East: Patriarch St. Cyril I of Alexandria (Doctor of the Incarnation) 6/27
34. St. Gregory Palamas (Second Sunday of Great Lent) says that the energies of the Holy Spirit, not the hypostasis of the Holy Spirit, proceed from the Father through the Son; this is how he explains the teaching of St. Cyril of Alexandria.{1} But in many places, the great St. Cyril of Alexandria, who distinguished between the divine essence and the divine energy,{2} affirms the distinctively Catholic (Western–BH) teaching on the procession of the Holy Spirit, rather than just an energetic procession, meaning that the Palamite interpretation is inadequate. He accurately restricts εκπορευσθαι to the relation of origin of the Holy Spirit to the Father, the sole αἰτία, i.e., ἀρχὴ-ἄναρχος.

35. In 427 the holy Doctor of the Incarnation says in Commentary on the Prophet Joel 35 [PG 71:377D],

For, in that the Son is God, and from God according to nature (for He has had His birth from God the Father), the Spirit is both proper to Him and in Him and from Him, just as, to be sure, the same thing is understood to hold true in the case of God the Father Himself.

In 429 St. Cyril says in Thesaurus 34 [PG 75:576B], “Thus, Paul knows no difference of nature between the Son and the Holy Spirit, but because the Spirit exists from Him and in Him by nature, He calls Him by the name of Lordship.”

36. In the same part of the same work [PG 75:600D], St. Cyril says, “Therefore, when Christ lays down the law, He lays it down that His Spirit naturally exists in Him and from Him.”

37. Lest anyone think that, from the Son’s sending of the Spirit in the economy, we cannot infer the eternal procession of the Holy Spirit from the Son, the holy patriarch says in On the Incarnation of the Only-Begotten [PG 75:1241A], “Freeing from sin the one who adheres to Him, He anoints him, again, with His own Spirit, infusing Him Himself (is this the language of origination or sending? Indeed), since He is the Word from God the Father, and from His own nature He causes Him to fountain upon us.” Since the Son sends the Holy Spirit [Jn 15:26], He must have some authority over the Holy Spirit. But it cannot be authority of dominion (e.g., King St. Vladimir I the Great rules Russia), superiority (e.g., John is holier than Jack), or seniority (e.g., a general is ranked higher than a colonel). Therefore the authority must be one of origin, so that the Holy Spirit proceeds from the Father and the Son. This is how St. Thomas Aquinas argues in Summa Contra Gentiles.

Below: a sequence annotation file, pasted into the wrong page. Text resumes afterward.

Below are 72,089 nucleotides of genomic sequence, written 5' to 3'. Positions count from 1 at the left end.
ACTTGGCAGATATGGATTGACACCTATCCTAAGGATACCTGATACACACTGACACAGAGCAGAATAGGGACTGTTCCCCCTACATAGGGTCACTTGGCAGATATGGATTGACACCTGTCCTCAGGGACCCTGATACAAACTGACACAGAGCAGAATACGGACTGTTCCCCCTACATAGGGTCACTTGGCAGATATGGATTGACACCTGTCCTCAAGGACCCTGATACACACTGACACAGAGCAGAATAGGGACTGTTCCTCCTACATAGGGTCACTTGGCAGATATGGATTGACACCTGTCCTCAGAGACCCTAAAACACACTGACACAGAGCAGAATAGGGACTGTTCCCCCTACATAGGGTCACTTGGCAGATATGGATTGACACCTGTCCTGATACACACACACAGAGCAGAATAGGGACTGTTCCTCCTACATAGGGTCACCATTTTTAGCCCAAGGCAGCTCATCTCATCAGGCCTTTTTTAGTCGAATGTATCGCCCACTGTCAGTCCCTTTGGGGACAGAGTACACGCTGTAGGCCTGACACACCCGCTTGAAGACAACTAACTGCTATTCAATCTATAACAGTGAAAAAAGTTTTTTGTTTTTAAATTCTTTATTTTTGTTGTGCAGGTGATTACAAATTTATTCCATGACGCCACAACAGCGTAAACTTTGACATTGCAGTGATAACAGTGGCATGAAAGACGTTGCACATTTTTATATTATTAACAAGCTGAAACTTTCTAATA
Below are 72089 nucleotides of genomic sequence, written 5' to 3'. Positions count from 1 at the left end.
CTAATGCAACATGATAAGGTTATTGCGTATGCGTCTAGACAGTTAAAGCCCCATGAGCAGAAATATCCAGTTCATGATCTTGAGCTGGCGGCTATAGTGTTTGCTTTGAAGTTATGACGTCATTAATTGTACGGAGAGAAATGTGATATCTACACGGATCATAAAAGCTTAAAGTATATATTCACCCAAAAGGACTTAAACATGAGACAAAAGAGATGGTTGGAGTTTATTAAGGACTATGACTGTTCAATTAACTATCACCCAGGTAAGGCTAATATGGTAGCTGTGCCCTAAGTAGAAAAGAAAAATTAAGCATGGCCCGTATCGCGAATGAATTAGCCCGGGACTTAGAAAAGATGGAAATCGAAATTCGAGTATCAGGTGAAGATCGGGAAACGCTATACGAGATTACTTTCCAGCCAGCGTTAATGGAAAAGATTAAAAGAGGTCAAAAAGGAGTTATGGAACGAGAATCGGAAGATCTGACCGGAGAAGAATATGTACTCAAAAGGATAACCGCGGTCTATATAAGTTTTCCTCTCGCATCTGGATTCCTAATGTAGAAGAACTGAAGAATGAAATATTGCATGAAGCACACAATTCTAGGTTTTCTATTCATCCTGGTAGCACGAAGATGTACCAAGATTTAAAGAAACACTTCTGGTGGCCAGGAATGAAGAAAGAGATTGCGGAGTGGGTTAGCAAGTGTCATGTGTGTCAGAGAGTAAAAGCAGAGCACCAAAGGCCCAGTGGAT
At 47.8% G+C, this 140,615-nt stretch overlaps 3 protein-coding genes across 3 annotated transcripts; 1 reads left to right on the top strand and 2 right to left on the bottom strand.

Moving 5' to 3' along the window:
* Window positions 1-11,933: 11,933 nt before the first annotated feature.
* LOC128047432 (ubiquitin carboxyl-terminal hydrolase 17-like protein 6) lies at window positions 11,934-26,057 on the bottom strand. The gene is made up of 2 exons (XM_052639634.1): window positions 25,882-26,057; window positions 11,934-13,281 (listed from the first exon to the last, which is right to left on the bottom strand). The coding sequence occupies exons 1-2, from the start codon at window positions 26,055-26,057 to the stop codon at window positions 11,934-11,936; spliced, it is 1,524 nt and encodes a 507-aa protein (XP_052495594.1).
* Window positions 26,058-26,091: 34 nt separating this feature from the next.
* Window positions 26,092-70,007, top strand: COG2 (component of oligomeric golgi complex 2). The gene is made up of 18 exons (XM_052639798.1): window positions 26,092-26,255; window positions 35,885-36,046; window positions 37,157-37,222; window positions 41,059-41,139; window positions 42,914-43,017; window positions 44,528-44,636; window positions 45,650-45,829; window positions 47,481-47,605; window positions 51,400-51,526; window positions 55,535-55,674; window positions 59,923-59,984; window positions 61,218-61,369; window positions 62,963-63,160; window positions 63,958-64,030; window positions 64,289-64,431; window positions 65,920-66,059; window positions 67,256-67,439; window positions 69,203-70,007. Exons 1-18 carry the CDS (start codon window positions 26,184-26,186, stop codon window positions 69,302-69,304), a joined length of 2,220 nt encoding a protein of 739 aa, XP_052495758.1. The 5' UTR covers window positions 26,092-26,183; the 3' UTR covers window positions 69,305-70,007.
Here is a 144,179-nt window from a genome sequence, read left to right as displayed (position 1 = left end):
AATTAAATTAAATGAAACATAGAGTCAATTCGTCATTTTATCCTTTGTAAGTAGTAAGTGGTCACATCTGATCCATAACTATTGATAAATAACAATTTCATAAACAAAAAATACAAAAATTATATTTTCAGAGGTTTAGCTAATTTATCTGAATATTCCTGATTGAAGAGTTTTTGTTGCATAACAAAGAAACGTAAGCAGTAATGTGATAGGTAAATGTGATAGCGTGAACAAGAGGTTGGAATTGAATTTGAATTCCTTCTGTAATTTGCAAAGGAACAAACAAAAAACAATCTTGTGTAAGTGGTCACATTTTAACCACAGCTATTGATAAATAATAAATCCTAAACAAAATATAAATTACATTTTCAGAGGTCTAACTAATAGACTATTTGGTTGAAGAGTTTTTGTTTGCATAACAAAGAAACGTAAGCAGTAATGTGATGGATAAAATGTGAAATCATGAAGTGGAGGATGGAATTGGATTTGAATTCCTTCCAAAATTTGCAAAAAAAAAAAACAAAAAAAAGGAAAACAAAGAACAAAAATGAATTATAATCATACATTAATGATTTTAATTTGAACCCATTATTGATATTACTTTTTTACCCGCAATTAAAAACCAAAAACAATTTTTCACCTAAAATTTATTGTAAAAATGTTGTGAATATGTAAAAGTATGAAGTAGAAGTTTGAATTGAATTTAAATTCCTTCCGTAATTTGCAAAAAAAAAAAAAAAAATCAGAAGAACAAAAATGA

38. He also expresses the complementarity and equivalence of the Latin and Greek formulae when he says [On Worship and Adoration in Spirit and Truth 1 in PG 68:148A],

The Spirit is assuredly in no way changeable; or even if some think Him to be so infirm as to change, the disgrace will be traced back to the divine nature itself, if in fact the Spirit is from God the Father and, for that matter, from the Son, being poured forth substantially from both, that is to say, from the Father through the Son.